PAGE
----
Today I want to share this very humorous view of the 1957 Dublin Zonal. I am normally reluctant to post stuff unless I know all the background information - but I am posting hoping that my more learned readers can provide more information.
Chess Masters are HumanMlle Pour-quoi Pas
Several years ago I asked a friend of mine what chess was all about. He answered vaguely without raising his eyes from the board, ‘The object of the game is to get a mate’. Well, what do you know! Since that had been my professed object from the age of sixteen I got right down to the game. We-ell, lets be honest – which of us is in it for the love of it?
I joined a club, learnt the moves and looked about me. After a while I realized there was one thing chess-players had in common – there were all different- if you know what I mean!! They say them-selves they are just tempermental. I’d say 25 per cent temper , the rest mental! I soon discovered there were degrees of chessmanship – rabbit, player, master and grandmaster – and I looked forward to any tournament that would bring some of the masters across so I could get a straight look at them. After all, if the rabbits and players were a crazy, mixed-up gang surely one could expect at least extreme individuality if not a little gentle lunacy from the masters. You can’t be all that brainy without being a little soft somewhere!
The first masters to come here were Robert Wade and John Fuller. I watched them curiously at the opening of the tournament as they stood, polite but aloof, discussing ‘variations’ with ‘patzers’, and signed autographs. At the close of the evening we all adjourned to the school kitchen for the inevitable Irish ‘last cup of tea’. The masters sipped theirs surrounded by admiring crowds whilst I, mentally wishing them all to Jericho, tackled a mountain of dishes. Suddenly Wade edged his way out of the crowd and, without a word, rolled up his sleeves and tucked into the washing!!
Since that auspicious beginning I have met many of the masters and discovered in each of them a type of dual personality that is absolutely fascinating. Over-the-board they are intellectual giants, serious, calculating, fighting brain to brain every inch of the way. Away from the game there are like children, delightfully natural and ingenuous, kindly and gentle, but above all, intensely human.
This year’s Zonal Tournament gave me a further opportunity to observe the masters in all their moods. When I went down first, I wandered over to the Czechoslovak contingent, obeying Rule No. 1 for Rabbits – ‘Never miss a Czech – it might be mate!’ There I found Ludek Pachman with unaffected simplicity telling some hair-raising jokes in beautiful, broken English, whilst his second, Georg Fichtl, beamed at him approvingly – without understanding a word!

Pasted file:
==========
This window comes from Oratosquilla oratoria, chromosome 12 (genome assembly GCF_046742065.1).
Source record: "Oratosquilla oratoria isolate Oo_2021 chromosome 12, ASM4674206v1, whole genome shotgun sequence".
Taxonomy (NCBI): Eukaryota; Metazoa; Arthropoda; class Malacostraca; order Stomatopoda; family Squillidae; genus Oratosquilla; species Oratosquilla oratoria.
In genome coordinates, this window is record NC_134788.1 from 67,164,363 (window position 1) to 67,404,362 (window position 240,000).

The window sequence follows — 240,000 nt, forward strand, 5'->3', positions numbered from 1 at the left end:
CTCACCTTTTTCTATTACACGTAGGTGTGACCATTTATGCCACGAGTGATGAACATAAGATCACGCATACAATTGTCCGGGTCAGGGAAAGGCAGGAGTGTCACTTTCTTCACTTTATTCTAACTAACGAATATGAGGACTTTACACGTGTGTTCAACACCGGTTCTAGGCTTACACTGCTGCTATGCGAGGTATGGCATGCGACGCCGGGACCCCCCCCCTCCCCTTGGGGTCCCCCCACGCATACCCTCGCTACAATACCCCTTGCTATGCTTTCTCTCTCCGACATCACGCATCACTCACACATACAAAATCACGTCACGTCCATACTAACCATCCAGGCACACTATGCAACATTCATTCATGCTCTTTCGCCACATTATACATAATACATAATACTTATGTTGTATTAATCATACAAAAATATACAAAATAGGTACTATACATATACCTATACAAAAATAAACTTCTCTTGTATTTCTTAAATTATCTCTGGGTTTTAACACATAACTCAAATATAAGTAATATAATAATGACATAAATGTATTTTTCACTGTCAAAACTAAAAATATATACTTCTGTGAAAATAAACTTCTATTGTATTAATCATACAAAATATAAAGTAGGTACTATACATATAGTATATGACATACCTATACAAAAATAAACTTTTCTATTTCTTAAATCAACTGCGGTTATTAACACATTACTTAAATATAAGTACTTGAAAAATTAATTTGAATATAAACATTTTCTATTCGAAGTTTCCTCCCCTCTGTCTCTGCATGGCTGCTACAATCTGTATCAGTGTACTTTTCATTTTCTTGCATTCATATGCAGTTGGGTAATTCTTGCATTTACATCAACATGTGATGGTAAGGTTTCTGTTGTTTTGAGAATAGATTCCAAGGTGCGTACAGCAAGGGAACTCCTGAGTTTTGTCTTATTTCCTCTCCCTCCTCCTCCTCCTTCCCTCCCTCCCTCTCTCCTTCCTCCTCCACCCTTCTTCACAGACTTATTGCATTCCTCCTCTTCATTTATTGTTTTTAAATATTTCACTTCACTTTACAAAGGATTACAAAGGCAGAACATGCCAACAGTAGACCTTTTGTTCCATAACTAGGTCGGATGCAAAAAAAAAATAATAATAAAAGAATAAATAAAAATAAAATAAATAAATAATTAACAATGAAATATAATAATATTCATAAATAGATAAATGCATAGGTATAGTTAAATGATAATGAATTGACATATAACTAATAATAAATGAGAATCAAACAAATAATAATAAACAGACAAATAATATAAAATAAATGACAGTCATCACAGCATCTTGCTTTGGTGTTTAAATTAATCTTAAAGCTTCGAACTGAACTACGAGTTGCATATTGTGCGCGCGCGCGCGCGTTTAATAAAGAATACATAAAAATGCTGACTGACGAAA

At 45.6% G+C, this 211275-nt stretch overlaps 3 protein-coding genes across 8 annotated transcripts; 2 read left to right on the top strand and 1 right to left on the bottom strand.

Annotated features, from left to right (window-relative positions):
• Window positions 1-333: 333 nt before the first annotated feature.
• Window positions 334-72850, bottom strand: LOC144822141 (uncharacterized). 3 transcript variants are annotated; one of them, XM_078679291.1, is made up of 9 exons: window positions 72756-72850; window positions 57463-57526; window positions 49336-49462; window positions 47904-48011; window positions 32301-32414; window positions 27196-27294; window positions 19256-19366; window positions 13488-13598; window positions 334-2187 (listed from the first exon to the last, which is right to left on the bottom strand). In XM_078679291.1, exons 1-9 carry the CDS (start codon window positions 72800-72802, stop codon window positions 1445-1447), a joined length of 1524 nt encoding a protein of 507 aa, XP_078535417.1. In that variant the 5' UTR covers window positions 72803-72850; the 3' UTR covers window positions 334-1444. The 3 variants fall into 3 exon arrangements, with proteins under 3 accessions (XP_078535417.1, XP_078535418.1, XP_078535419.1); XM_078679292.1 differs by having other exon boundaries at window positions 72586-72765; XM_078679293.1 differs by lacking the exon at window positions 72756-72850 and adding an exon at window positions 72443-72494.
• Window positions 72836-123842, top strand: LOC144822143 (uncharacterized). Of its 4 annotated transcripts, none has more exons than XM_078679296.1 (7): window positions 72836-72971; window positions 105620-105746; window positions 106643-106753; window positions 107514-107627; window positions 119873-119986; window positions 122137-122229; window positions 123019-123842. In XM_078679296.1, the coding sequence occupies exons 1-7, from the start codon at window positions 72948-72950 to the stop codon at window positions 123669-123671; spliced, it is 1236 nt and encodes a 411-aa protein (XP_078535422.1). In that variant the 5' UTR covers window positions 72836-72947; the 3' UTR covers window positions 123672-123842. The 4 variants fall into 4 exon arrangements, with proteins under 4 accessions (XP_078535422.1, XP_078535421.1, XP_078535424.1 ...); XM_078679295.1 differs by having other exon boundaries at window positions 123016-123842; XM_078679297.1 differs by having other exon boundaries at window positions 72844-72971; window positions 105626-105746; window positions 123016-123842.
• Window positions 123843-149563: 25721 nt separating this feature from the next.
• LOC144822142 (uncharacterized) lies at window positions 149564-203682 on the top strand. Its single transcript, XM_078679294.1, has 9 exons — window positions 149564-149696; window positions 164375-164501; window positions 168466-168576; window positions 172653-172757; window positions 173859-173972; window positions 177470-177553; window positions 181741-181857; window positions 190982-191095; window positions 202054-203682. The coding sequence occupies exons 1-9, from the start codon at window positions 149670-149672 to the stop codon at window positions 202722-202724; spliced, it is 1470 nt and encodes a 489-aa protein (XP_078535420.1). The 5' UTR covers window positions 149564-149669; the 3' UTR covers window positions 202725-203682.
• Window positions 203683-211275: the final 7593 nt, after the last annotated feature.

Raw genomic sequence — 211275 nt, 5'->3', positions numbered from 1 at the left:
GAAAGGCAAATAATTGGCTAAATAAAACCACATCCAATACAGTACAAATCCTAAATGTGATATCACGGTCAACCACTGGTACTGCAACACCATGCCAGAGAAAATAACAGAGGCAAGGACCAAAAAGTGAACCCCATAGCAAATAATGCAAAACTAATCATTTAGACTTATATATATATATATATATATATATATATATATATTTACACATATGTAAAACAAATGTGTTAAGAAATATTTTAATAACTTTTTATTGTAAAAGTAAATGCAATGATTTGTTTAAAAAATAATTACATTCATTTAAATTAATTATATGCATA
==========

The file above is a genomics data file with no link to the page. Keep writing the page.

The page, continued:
Earlier in the day Fichtl, his head in a chess cloud, jay-walked across Dublin’s main thoroughfare causing a minor traffic jam. The guard on point duty collared him and produced the inevitable notebook and pencil. Fichtl just shrugged his shoulders indifferently and said, ‘I no speak English. I Czechoslovak chess-player’. The guard looked at him with a new respect and, holding up the traffic, ushered him majestically across.
Another master with language difficulties was Pal Benko. Despite the fact that he spoke neither English nor French and only had a smattering of German he became tremendously popular. Everyone liked the big Hungarian who, ‘speaks no English’, and that shortly became the only English phrase he did know. One afternoon when he went to post a letter, the tournament controller, Joe Keenan, brought him to the wrong entrance of the post office. When an official came to direct them Benko tapped him on the shoulder and, pointing to Keenan, said ‘He speaks no English!’
Altogether that tournament left me some great memories. Of wonderful game of chess?? Well, no, they leave me as bewildered as a duck in thunder. But of little things. Of Lothar Schmid, his back to the hotel authorities contentedly munching a leg of chicken obtained no one knows how; of Francisco Perez falling asleep in the dress circle at the Opera; of Kurt Dreyer peacefully sucking his silver-stemmed pipe and chuckling gently at the ‘patzer’ who asked how it was that he, coming from South Africa, spoke such good German; and Stenborg proudly displaying photos of his beautiful wife and children; of Doodah playing Irish dance music; of Giustolisi, the sad-eyed Italian, who had there fiancées in Rome and wanted one in Ireland; of Gligoric tying himself in knots to progressive jazz; of Conrady playing table tennis like a ballet dancer; of Alexander fussing about the lack of formality of the tournament, then shrugging his shoulders and saying, ‘Sure I’m Irish myself!’; of Durao gazing dismally into a mirror and commenting rather sadly, ‘You know every man in Portugal is more handsome than I’ and of the inimitable Pachman laughing so much over a game of poker that he rolled fully-dressed into the sea.
Though I’ve never managed to get a mate, live or otherwise, it has been wonderful to make the acquaintanceship of these kings of the board, these charming chess nuts who combine genius with simplicity, and brilliance with naivety to make such delightful and unusual companions. And who know, some day perhaps, I may be able to regard them all as chess mates?
‘The Chess player's Bedside Book’, Ray Keene, Ray Edwards (eds) Batsford, 1975.